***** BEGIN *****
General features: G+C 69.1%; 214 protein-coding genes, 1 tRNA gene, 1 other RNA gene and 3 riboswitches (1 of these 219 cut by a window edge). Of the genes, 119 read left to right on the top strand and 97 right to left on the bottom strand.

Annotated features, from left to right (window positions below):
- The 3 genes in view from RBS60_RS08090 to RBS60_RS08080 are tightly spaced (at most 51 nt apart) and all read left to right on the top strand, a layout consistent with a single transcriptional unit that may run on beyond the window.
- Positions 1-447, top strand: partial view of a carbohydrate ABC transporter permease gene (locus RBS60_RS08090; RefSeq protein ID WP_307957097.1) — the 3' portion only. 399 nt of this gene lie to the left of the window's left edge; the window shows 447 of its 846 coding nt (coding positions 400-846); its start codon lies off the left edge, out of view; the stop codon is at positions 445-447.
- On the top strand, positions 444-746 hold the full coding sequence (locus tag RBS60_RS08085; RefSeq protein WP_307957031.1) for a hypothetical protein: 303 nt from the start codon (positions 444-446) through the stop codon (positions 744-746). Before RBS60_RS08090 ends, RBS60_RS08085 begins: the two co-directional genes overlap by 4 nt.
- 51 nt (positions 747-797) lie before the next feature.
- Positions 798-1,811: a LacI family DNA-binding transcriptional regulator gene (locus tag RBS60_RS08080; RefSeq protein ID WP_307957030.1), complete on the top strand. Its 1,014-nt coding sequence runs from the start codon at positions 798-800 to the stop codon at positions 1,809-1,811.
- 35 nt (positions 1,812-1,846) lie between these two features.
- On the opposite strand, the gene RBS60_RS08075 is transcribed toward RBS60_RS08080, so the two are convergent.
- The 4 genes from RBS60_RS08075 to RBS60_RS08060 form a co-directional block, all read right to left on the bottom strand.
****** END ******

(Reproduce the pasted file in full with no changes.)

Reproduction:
General features: G+C 69.1%; 214 protein-coding genes, 1 tRNA gene, 1 other RNA gene and 3 riboswitches (1 of these 219 cut by a window edge). Of the genes, 119 read left to right on the top strand and 97 right to left on the bottom strand.

Annotated features, from left to right (window positions below):
- The 3 genes in view from RBS60_RS08090 to RBS60_RS08080 are tightly spaced (at most 51 nt apart) and all read left to right on the top strand, a layout consistent with a single transcriptional unit that may run on beyond the window.
- Positions 1-447, top strand: partial view of a carbohydrate ABC transporter permease gene (locus RBS60_RS08090; RefSeq protein ID WP_307957097.1) — the 3' portion only. 399 nt of this gene lie to the left of the window's left edge; the window shows 447 of its 846 coding nt (coding positions 400-846); its start codon lies off the left edge, out of view; the stop codon is at positions 445-447.
- On the top strand, positions 444-746 hold the full coding sequence (locus tag RBS60_RS08085; RefSeq protein WP_307957031.1) for a hypothetical protein: 303 nt from the start codon (positions 444-446) through the stop codon (positions 744-746). Before RBS60_RS08090 ends, RBS60_RS08085 begins: the two co-directional genes overlap by 4 nt.
- 51 nt (positions 747-797) lie before the next feature.
- Positions 798-1,811: a LacI family DNA-binding transcriptional regulator gene (locus tag RBS60_RS08080; RefSeq protein ID WP_307957030.1), complete on the top strand. Its 1,014-nt coding sequence runs from the start codon at positions 798-800 to the stop codon at positions 1,809-1,811.
- 35 nt (positions 1,812-1,846) lie between these two features.
- On the opposite strand, the gene RBS60_RS08075 is transcribed toward RBS60_RS08080, so the two are convergent.
- The 4 genes from RBS60_RS08075 to RBS60_RS08060 form a co-directional block, all read right to left on the bottom strand.